DAME, a femtech that produces premium, award winning and sustainable period products to customers in over 60 countries, is one of these businesses. A registered B Corp, led by the original founder Celia Pool, DAME’s period products cause as little harm to our environment as possible and are sold via subscription service to an ever-growing female customer base. Initially launching their business with the help of a record-breaking Kickstarter campaign, the business has continued to grow, raising millions and securing backing from Sky Ocean Ventures as well as leading angel investors.

We are keeping an eye on DAME’s progress and in particular, how they have managed to navigate the pandemic and grow their D2C business. We are looking forward to hopefully working with Celia and the team in the future.

Beauhurst’s Female Founder Industry Report indicated that just 1.5% of investment in the UK went to all female-founded teams in 2019. The inference here is that large institutions are not allocating very much money to female founders, meaning these entrepreneurs often have to search for alternative fundraising options and are limited to smaller fundraises. As a result, we see many seed-stage businesses successfully raise funding on Seedrs, confirming Beahurst’s assessment that equity crowdfunding is the most gender-equitable investor type. Hopefully in the future, we’ll see retail investor appetite for female-founded, seed-stage brands matched by its institutional counterpart.

A pattern that has definitely emerged recently is the large proportion of female founders innovating in the environmentally friendly, vegan and healthfoods space. One such business is BEPPS Snacks, founded by Eve Yankah. Keen to introduce black-eyed peas as a healthier alternative to crisps, Eve has managed to raise over £500k of funding in the last two years, and has her snacks stocked in Tesco and Asda amongst others. We’ll be keeping close watch on BEPPS’ growth this year.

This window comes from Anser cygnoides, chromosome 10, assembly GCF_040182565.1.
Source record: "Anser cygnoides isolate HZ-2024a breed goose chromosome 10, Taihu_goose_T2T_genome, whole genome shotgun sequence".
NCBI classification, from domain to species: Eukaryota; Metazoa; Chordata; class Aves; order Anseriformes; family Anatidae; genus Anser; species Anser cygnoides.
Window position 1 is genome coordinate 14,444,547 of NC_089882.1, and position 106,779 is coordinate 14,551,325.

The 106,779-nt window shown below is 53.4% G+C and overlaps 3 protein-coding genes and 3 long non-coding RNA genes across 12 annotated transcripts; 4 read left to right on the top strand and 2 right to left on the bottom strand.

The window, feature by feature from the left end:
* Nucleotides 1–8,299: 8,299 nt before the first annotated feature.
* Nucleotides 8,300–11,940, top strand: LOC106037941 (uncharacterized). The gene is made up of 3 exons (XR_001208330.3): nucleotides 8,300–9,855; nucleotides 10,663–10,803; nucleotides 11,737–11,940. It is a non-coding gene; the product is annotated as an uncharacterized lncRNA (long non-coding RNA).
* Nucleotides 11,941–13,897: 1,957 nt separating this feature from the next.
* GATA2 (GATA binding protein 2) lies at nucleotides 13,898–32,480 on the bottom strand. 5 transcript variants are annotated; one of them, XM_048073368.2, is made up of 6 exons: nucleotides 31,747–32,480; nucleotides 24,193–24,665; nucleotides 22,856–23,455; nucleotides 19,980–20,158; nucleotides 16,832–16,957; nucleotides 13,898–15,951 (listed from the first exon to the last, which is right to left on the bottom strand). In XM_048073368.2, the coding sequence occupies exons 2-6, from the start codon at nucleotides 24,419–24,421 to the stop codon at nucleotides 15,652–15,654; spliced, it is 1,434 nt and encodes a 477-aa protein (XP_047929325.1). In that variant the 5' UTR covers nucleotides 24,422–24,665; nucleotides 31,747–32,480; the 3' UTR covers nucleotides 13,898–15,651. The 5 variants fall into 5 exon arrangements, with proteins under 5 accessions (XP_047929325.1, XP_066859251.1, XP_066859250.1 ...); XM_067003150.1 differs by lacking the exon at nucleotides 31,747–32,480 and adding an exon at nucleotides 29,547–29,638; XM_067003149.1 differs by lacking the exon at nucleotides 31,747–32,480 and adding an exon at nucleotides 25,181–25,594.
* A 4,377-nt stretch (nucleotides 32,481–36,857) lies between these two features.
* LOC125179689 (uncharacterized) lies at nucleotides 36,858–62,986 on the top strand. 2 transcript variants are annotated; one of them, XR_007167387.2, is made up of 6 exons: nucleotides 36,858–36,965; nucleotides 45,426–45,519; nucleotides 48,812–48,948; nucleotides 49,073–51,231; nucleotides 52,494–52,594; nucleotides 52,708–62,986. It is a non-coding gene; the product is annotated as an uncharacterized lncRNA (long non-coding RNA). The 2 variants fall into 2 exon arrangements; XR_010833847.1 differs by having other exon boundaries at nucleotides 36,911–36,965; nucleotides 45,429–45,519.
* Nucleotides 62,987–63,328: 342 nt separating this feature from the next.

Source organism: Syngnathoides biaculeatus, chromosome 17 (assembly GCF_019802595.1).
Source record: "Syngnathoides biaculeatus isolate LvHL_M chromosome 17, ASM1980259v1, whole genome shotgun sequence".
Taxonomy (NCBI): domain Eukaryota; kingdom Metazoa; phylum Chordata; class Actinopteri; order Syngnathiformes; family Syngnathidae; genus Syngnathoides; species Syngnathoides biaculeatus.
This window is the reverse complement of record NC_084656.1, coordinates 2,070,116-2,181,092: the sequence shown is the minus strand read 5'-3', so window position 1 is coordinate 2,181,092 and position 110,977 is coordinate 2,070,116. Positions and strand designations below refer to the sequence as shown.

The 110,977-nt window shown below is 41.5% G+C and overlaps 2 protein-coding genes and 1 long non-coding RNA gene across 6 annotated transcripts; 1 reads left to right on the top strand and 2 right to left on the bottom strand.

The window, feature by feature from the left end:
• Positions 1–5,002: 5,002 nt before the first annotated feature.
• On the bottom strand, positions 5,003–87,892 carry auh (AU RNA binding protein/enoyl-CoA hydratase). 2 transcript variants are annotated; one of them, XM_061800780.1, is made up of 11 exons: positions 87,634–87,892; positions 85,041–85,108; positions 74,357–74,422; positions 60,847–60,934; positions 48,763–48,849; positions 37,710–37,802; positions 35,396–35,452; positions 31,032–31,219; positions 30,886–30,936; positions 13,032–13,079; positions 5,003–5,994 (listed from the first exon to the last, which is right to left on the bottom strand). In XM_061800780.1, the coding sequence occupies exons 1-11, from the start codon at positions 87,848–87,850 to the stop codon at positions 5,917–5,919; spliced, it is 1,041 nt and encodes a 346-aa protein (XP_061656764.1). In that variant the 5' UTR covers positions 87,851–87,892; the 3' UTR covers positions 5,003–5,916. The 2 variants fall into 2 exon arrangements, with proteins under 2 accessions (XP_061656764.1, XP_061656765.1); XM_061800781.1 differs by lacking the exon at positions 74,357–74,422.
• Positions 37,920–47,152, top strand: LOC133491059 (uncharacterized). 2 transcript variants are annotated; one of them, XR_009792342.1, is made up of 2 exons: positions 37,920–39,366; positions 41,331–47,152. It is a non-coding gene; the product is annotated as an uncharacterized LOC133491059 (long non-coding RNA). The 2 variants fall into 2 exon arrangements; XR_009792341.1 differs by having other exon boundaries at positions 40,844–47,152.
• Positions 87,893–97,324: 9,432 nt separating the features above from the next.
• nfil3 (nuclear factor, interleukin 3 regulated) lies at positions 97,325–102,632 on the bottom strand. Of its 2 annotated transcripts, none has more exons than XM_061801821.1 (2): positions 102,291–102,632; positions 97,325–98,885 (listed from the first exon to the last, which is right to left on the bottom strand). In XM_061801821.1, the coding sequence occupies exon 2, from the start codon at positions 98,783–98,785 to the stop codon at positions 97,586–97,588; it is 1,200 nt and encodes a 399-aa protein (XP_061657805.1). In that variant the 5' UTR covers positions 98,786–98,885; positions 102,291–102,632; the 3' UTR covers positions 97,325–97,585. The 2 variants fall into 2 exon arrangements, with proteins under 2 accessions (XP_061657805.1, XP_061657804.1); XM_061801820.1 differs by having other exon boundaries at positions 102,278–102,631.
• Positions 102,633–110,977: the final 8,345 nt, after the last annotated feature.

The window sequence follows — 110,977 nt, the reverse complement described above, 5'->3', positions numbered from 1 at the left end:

The gender investment gap is a huge £15 billion sized problem in the UK alone and it’s been reported that workers who identify as female in the UK will retire with an average of £70,000 less in their pensions compared to their male counterparts. A report released on International Women’s Day this year noted that it’s not a lack of knowledge impacting the gender wealth gap, but rather a lack of forthrightness in their knowledge – a tendency to be less fearless and brazen with their accomplishments than men are.

Female Invest was founded by Camilla Falkenberg, Anna-Sophie Hartvigsen and Emma Blitz in 2017, with the goal to close the gender wealth gap by making investment as simple as possible through investment and personal finance education. In 2020, the three female co-founders were each listed in Forbes Europe 30 under 30 list for their work on Female Invest – the only women in that list from Denmark. To date they have built a community of over 80,000 women from 56 countries, and they have their sights set on a UK launch this year. In December, Female Invest raised $1.6m, backed by Danish fund Vækstfonden, Saxo Bank co-founder Shailendra Patel and an investor on Denmark’s Dragon Den, to power their UK expansion. I’m really excited to see what FemaleInvest do in the UK this year and hoping to see that translate into more female investors on the Seedrs platform!